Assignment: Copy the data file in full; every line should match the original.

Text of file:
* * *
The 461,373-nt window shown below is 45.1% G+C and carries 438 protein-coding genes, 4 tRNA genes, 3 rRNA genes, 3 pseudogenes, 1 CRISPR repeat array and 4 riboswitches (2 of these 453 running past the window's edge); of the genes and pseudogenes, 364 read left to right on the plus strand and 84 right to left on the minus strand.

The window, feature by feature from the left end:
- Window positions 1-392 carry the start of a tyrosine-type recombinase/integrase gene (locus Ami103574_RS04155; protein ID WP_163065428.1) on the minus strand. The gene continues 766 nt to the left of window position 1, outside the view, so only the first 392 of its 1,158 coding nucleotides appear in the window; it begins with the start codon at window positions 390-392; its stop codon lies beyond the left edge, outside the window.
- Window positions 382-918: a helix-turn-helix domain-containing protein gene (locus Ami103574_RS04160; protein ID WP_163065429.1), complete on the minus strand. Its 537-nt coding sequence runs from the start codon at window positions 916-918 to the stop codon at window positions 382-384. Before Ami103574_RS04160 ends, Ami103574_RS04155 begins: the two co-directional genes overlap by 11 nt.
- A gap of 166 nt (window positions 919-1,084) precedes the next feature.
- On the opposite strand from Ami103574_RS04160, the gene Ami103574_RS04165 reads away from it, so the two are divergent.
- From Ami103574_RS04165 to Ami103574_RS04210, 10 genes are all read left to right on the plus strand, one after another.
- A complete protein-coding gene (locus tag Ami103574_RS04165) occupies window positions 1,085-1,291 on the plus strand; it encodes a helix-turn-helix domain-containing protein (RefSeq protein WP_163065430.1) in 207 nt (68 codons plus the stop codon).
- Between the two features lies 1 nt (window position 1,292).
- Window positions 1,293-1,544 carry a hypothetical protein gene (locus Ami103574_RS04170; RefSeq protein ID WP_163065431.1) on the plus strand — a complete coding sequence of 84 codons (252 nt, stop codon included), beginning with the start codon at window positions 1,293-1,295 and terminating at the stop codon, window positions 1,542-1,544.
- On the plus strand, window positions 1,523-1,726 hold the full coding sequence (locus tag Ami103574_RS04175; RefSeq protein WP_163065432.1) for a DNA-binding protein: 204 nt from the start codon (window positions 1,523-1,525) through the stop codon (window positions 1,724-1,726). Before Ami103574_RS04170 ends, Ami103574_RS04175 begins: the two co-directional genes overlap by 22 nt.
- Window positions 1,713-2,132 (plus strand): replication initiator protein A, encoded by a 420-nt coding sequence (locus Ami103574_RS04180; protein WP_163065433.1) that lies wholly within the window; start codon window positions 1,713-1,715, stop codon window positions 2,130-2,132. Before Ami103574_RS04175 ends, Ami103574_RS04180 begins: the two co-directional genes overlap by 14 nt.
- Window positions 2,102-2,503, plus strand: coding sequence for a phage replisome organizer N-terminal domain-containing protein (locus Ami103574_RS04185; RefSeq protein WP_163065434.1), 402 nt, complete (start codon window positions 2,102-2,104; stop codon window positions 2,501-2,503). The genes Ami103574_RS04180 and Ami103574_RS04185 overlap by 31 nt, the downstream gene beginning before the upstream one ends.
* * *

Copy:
The 461,373-nt window shown below is 45.1% G+C and carries 438 protein-coding genes, 4 tRNA genes, 3 rRNA genes, 3 pseudogenes, 1 CRISPR repeat array and 4 riboswitches (2 of these 453 running past the window's edge); of the genes and pseudogenes, 364 read left to right on the plus strand and 84 right to left on the minus strand.

The window, feature by feature from the left end:
- Window positions 1-392 carry the start of a tyrosine-type recombinase/integrase gene (locus Ami103574_RS04155; protein ID WP_163065428.1) on the minus strand. The gene continues 766 nt to the left of window position 1, outside the view, so only the first 392 of its 1,158 coding nucleotides appear in the window; it begins with the start codon at window positions 390-392; its stop codon lies beyond the left edge, outside the window.
- Window positions 382-918: a helix-turn-helix domain-containing protein gene (locus Ami103574_RS04160; protein ID WP_163065429.1), complete on the minus strand. Its 537-nt coding sequence runs from the start codon at window positions 916-918 to the stop codon at window positions 382-384. Before Ami103574_RS04160 ends, Ami103574_RS04155 begins: the two co-directional genes overlap by 11 nt.
- A gap of 166 nt (window positions 919-1,084) precedes the next feature.
- On the opposite strand from Ami103574_RS04160, the gene Ami103574_RS04165 reads away from it, so the two are divergent.
- From Ami103574_RS04165 to Ami103574_RS04210, 10 genes are all read left to right on the plus strand, one after another.
- A complete protein-coding gene (locus tag Ami103574_RS04165) occupies window positions 1,085-1,291 on the plus strand; it encodes a helix-turn-helix domain-containing protein (RefSeq protein WP_163065430.1) in 207 nt (68 codons plus the stop codon).
- Between the two features lies 1 nt (window position 1,292).
- Window positions 1,293-1,544 carry a hypothetical protein gene (locus Ami103574_RS04170; RefSeq protein ID WP_163065431.1) on the plus strand — a complete coding sequence of 84 codons (252 nt, stop codon included), beginning with the start codon at window positions 1,293-1,295 and terminating at the stop codon, window positions 1,542-1,544.
- On the plus strand, window positions 1,523-1,726 hold the full coding sequence (locus tag Ami103574_RS04175; RefSeq protein WP_163065432.1) for a DNA-binding protein: 204 nt from the start codon (window positions 1,523-1,525) through the stop codon (window positions 1,724-1,726). Before Ami103574_RS04170 ends, Ami103574_RS04175 begins: the two co-directional genes overlap by 22 nt.
- Window positions 1,713-2,132 (plus strand): replication initiator protein A, encoded by a 420-nt coding sequence (locus Ami103574_RS04180; protein WP_163065433.1) that lies wholly within the window; start codon window positions 1,713-1,715, stop codon window positions 2,130-2,132. Before Ami103574_RS04175 ends, Ami103574_RS04180 begins: the two co-directional genes overlap by 14 nt.
- Window positions 2,102-2,503, plus strand: coding sequence for a phage replisome organizer N-terminal domain-containing protein (locus Ami103574_RS04185; RefSeq protein WP_163065434.1), 402 nt, complete (start codon window positions 2,102-2,104; stop codon window positions 2,501-2,503). The genes Ami103574_RS04180 and Ami103574_RS04185 overlap by 31 nt, the downstream gene beginning before the upstream one ends.